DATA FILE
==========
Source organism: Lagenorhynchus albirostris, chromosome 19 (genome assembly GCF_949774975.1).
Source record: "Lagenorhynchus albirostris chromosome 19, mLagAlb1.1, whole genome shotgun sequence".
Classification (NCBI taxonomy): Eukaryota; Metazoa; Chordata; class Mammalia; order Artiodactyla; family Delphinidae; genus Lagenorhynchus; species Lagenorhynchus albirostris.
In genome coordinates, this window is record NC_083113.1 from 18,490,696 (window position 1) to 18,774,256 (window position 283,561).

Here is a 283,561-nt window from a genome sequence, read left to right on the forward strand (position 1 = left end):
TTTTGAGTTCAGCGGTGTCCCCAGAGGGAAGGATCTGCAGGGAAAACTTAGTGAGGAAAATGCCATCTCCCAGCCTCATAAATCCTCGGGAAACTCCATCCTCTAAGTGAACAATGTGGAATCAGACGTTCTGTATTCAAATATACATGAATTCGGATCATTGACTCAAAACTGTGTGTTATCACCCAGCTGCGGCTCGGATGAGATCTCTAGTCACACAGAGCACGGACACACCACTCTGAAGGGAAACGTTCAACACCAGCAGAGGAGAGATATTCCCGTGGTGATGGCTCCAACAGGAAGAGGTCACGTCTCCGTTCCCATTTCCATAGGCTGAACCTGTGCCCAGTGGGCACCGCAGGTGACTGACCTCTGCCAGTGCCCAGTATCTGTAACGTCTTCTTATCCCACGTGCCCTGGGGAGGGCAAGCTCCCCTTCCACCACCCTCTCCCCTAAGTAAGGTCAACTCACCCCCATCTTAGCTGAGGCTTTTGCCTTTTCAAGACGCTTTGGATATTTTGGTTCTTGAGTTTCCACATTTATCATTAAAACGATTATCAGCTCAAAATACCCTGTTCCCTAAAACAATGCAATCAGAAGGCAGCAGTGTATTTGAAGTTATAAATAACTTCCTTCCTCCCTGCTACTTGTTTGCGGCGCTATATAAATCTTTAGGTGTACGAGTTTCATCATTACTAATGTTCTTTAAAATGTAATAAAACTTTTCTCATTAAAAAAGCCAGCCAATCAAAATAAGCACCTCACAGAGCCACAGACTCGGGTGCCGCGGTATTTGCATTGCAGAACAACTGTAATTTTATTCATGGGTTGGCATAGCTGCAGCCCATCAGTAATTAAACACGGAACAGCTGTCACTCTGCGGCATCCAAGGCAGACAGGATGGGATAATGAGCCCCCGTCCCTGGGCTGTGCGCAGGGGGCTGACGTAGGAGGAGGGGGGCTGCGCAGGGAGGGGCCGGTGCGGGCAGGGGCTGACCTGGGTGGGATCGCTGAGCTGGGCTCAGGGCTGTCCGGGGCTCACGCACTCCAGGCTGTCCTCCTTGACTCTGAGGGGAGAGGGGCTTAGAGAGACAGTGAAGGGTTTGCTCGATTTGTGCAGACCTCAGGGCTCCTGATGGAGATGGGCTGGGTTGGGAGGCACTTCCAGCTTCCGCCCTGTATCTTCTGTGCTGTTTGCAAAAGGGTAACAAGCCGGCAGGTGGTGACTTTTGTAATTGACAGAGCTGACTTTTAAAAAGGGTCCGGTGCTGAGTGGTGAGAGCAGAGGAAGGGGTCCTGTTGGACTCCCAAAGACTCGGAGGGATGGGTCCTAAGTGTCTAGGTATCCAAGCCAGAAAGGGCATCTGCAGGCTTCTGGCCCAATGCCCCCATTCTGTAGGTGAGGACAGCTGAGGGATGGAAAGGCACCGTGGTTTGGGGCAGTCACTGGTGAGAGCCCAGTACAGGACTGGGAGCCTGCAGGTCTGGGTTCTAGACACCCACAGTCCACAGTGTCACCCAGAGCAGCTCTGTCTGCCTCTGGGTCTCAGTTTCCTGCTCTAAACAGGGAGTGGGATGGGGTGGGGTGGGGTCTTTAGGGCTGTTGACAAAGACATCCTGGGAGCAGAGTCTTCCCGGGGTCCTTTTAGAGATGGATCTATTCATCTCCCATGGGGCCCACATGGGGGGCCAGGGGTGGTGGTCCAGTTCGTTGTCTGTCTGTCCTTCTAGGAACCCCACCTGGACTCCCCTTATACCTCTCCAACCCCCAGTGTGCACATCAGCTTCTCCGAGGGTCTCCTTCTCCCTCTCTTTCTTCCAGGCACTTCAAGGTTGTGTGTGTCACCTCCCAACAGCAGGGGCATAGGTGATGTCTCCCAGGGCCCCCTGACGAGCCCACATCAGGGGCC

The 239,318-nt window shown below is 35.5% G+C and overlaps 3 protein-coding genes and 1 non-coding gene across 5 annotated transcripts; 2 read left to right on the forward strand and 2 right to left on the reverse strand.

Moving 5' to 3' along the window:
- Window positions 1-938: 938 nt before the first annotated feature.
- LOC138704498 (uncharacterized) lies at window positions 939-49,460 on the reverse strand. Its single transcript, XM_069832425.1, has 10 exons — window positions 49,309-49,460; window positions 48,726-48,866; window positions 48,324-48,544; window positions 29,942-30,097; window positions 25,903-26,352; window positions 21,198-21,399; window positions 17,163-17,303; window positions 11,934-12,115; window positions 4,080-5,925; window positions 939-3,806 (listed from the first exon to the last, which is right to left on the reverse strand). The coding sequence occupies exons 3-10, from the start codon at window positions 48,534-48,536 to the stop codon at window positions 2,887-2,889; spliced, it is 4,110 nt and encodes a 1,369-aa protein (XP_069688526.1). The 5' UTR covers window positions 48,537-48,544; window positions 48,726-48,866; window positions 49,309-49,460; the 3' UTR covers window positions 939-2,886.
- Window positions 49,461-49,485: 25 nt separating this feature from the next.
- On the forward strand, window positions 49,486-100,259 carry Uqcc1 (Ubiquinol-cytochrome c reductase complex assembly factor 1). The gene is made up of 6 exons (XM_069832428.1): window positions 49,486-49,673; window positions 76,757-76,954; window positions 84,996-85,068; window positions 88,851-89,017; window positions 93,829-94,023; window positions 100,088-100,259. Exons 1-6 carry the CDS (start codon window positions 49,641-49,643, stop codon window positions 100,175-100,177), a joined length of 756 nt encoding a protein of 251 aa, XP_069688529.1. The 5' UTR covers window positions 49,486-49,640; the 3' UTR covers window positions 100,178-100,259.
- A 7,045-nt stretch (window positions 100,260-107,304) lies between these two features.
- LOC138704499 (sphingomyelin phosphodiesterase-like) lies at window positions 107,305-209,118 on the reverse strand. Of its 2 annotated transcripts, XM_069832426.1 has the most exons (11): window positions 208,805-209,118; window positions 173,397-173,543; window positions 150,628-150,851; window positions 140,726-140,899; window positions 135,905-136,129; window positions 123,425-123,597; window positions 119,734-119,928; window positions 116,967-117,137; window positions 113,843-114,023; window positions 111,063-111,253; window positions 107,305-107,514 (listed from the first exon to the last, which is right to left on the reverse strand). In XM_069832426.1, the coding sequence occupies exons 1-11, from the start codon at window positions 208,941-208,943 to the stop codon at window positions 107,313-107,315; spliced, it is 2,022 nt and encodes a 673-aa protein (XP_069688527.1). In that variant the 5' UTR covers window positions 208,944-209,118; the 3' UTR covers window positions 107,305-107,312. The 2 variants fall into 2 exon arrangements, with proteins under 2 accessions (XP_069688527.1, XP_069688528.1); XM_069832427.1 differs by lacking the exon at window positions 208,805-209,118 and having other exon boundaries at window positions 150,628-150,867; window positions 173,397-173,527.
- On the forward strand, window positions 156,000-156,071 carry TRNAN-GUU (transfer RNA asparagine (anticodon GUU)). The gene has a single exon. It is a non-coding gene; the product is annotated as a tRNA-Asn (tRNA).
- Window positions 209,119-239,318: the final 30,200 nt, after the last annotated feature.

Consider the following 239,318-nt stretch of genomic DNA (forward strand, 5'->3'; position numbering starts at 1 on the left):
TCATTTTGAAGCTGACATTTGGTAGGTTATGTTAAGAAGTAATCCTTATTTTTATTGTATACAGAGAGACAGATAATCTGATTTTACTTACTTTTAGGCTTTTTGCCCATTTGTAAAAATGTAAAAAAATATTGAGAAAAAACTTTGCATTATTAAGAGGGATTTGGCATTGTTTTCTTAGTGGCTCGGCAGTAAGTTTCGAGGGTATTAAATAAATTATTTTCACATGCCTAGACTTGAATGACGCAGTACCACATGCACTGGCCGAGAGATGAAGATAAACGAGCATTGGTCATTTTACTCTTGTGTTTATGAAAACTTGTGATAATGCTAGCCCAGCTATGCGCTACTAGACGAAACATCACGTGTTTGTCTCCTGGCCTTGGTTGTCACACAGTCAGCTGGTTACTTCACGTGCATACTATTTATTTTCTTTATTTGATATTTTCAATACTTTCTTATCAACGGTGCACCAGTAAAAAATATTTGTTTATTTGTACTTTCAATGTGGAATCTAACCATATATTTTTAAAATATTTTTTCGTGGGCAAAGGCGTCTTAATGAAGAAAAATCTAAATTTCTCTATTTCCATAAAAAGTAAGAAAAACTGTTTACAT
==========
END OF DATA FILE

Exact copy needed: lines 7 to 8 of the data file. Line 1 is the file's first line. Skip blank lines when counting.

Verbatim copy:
The 239,318-nt window shown below is 35.5% G+C and overlaps 3 protein-coding genes and 1 non-coding gene across 5 annotated transcripts; 2 read left to right on the forward strand and 2 right to left on the reverse strand.

Moving 5' to 3' along the window: